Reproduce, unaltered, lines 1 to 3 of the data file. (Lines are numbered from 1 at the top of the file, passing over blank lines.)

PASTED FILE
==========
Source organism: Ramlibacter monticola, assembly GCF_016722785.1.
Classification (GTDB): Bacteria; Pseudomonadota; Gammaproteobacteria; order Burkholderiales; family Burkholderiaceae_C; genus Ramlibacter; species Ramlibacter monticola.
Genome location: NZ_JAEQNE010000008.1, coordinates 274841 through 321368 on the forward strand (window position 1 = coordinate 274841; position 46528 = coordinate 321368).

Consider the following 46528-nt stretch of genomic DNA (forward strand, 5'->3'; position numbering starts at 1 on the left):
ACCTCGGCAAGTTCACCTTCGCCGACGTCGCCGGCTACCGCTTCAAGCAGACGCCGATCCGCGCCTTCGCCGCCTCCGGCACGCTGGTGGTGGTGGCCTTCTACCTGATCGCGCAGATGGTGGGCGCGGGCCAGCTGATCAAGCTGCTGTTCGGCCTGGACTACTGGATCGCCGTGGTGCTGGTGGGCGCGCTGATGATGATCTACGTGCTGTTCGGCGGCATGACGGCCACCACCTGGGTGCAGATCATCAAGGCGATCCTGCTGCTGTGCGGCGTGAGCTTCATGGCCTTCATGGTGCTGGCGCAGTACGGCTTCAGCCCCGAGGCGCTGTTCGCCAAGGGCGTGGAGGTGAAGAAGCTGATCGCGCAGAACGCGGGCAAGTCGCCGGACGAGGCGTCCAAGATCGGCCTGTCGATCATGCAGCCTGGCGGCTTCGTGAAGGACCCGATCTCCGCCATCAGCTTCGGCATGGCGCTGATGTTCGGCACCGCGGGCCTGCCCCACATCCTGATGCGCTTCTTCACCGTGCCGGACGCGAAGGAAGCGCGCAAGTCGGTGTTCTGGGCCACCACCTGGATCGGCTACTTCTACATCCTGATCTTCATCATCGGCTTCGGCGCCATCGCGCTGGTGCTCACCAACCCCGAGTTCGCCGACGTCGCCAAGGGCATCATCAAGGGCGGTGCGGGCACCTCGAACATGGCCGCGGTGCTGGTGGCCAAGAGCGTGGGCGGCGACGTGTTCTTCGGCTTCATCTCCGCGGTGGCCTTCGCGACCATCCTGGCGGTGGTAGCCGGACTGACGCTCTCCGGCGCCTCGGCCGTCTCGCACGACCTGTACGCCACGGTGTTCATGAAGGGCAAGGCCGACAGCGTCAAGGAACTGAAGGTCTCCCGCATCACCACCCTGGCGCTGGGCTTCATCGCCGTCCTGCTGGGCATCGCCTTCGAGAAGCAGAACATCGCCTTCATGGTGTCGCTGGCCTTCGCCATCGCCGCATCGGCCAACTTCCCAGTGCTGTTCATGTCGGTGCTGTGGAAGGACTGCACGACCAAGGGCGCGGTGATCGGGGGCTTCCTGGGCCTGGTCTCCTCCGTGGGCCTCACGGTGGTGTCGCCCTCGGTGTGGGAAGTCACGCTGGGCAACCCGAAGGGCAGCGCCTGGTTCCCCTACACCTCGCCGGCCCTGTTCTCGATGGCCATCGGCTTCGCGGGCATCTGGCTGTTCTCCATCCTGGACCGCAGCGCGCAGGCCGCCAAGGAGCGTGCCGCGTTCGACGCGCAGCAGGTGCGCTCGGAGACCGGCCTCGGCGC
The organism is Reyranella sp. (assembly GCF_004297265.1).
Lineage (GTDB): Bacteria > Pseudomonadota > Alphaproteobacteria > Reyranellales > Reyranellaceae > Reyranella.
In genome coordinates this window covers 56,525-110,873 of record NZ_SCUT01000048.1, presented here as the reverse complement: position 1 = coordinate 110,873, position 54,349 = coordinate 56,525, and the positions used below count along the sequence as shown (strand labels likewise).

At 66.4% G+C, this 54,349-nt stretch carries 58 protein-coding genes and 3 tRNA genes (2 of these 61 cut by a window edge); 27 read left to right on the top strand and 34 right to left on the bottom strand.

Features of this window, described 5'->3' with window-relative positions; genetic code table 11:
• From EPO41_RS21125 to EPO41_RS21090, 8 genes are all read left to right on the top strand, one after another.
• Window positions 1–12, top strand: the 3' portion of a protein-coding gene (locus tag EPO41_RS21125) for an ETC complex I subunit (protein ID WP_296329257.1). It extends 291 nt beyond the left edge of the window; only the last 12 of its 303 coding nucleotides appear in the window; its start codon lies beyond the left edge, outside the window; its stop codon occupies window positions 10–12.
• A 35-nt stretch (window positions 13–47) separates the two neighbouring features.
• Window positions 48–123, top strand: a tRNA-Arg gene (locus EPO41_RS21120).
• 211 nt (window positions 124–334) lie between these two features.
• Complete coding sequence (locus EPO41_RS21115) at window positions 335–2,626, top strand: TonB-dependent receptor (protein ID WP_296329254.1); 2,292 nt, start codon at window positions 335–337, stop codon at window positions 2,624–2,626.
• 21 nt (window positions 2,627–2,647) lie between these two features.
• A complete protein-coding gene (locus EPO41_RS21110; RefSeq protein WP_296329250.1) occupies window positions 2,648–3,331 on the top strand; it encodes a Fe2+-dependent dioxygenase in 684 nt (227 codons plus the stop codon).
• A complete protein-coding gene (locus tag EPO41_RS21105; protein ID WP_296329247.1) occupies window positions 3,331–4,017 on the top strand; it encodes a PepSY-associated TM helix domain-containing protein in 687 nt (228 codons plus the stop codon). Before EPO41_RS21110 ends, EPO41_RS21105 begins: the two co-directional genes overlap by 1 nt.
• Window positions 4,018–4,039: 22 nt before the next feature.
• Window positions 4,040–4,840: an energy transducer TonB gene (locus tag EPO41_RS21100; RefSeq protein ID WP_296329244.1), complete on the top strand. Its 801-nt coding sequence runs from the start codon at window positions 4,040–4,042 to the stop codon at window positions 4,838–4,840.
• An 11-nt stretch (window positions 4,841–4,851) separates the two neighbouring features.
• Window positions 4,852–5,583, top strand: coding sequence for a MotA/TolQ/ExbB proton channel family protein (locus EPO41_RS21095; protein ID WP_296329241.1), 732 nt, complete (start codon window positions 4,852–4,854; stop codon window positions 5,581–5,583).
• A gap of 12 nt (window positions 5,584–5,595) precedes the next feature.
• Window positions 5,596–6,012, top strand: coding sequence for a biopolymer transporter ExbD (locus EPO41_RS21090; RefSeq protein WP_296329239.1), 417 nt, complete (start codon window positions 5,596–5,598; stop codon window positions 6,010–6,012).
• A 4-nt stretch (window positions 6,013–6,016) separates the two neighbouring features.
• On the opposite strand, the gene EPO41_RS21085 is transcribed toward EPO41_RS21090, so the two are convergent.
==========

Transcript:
Source organism: Ramlibacter monticola, assembly GCF_016722785.1.
Classification (GTDB): Bacteria; Pseudomonadota; Gammaproteobacteria; order Burkholderiales; family Burkholderiaceae_C; genus Ramlibacter; species Ramlibacter monticola.
Genome location: NZ_JAEQNE010000008.1, coordinates 274841 through 321368 on the forward strand (window position 1 = coordinate 274841; position 46528 = coordinate 321368).